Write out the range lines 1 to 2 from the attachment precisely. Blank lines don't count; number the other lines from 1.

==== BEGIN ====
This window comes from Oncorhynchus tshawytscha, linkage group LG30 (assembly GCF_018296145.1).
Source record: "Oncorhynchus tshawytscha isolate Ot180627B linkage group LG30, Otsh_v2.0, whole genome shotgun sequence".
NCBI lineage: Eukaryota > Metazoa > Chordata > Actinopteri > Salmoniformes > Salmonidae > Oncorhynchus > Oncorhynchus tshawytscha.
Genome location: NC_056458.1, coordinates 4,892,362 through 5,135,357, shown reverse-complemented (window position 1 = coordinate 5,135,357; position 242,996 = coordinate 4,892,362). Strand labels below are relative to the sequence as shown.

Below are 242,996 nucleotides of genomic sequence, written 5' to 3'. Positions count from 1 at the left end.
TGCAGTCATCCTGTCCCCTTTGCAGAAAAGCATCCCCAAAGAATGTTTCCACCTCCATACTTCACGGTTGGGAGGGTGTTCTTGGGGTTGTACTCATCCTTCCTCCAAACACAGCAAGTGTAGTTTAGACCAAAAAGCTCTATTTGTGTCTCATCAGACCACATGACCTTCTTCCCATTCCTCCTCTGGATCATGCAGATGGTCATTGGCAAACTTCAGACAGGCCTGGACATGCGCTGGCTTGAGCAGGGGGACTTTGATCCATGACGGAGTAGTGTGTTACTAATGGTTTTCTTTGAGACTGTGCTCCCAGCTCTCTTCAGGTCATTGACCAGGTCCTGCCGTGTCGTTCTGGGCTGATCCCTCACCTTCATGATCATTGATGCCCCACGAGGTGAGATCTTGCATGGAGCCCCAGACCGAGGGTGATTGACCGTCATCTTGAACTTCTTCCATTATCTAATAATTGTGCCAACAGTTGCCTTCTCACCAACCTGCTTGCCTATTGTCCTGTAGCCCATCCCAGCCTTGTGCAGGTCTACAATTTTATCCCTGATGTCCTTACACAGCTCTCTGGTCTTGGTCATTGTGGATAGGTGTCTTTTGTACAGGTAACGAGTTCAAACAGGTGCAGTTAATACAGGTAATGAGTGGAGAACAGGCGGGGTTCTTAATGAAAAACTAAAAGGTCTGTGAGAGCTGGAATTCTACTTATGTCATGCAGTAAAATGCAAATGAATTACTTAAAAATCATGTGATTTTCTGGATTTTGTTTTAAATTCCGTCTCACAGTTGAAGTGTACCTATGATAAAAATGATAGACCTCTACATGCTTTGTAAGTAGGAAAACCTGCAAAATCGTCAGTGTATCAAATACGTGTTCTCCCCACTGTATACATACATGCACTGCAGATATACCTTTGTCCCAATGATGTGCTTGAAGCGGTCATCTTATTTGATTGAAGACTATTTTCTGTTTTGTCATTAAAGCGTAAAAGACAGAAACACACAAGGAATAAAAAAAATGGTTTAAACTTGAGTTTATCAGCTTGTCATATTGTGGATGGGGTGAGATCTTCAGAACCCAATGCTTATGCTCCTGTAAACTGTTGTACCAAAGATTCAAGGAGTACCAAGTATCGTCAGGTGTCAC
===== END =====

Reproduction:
This window comes from Oncorhynchus tshawytscha, linkage group LG30 (assembly GCF_018296145.1).
Source record: "Oncorhynchus tshawytscha isolate Ot180627B linkage group LG30, Otsh_v2.0, whole genome shotgun sequence".